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Thread: Double argument property?

  1. #1
    Member wiseguy's Avatar
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    Double argument property?

    I'm not quite sure if I'm answering the question...?

    "Use the double argument property, $\displaystyle cos 2x = 1 - 2 sin2x$ to express cos 60 in terms of sin 30."

    My response:

    $\displaystyle x=30

    cos(2*30)=1-2sin^2(30)

    cos(60)=1-2sin^2(30)

    (cos(60)-1)/-2)=sin^2(30)

    0.25=sin^2(30)

    0.5=sin(30)$
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  2. #2
    Member wiseguy's Avatar
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    The next question asks the exact same thing, except in reverse:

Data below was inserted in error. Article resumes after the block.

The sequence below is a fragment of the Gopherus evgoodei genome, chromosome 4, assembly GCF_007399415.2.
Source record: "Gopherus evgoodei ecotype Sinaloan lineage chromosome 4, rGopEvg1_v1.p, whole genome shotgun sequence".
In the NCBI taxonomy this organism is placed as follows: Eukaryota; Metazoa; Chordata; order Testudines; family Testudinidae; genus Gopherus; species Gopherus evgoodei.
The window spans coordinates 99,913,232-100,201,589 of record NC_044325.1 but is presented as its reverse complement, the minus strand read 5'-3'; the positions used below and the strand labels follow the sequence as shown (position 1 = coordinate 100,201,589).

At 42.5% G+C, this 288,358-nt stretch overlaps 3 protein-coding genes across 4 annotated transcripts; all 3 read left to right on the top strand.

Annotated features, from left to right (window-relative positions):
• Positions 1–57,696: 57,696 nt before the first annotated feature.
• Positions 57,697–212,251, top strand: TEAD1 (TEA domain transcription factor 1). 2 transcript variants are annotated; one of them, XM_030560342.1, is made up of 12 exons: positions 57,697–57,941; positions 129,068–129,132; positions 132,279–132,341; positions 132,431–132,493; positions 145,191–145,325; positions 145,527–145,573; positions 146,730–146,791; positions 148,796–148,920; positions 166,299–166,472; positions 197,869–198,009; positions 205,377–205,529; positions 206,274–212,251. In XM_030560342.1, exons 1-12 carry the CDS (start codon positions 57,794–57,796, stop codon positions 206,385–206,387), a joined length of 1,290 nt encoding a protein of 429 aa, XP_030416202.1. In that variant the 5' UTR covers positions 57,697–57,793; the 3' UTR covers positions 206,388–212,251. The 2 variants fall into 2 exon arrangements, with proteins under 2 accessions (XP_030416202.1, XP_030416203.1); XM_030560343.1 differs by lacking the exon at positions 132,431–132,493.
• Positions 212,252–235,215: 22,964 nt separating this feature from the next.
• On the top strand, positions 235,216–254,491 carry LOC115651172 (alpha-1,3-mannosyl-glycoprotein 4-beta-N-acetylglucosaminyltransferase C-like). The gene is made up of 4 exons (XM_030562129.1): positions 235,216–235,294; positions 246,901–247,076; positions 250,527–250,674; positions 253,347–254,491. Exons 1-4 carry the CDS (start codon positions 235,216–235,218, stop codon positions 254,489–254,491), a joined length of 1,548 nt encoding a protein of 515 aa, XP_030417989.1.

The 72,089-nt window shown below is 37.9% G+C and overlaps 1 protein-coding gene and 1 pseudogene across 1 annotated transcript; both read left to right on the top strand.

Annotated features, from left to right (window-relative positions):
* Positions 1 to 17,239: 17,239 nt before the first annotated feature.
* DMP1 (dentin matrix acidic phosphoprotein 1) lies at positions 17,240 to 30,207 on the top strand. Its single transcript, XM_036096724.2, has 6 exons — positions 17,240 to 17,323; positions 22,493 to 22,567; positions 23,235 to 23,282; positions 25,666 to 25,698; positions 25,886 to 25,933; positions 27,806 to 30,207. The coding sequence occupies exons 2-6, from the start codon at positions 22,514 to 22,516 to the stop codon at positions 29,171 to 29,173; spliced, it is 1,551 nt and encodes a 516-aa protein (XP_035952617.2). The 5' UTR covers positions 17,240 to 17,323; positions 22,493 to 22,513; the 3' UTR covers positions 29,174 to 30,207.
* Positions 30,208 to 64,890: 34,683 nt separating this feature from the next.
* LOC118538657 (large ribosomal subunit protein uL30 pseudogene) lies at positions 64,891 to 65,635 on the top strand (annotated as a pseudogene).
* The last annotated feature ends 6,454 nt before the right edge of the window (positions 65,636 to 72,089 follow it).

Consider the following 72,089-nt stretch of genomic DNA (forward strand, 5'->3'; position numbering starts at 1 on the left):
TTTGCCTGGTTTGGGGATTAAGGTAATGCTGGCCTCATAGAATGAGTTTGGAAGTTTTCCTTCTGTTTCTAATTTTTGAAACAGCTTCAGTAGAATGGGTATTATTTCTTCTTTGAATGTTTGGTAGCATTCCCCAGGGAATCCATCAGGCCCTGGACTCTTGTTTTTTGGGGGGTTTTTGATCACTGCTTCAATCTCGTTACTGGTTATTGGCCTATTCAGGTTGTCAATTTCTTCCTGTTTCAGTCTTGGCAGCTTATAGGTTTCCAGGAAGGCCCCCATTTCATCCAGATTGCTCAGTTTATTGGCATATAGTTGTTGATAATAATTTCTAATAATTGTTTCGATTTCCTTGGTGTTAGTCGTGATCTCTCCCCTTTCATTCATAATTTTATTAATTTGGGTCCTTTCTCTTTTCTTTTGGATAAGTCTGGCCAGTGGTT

"Use the double argument property: $\displaystyle cos 2x = 1 - 2sin2 x$ to express cos 60 in terms of sin 30."

    Would I just take my work and swap everything over the equal sign? Assuming I approached this problem correctly...
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  3. #3
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    Quote Originally Posted by wiseguy View Post
    I'm not quite sure if I'm answering the question...?

    "Use the double argument property, $\displaystyle cos 2x = 1 - 2 sin2x$
    This is incorrect- probably a typo. You mean $\displaystyle cos(2x)= 1- 2 sin^2(x)$

    My response:

    $\displaystyle x=30

    cos(2*30)=1-2sin^2(30)

    cos(60)=1-2sin^2(30)p$
    Very good! And you are finished! You have "expressed cos(60) in terms of sin(30)".

    $\displaystyle (cos(60)-1)/-2)=sin^2(30)

    0.25=sin^2(30)

    0.5=sin(30)$
    You were not asked to evaluate cos(60) or sin(30).
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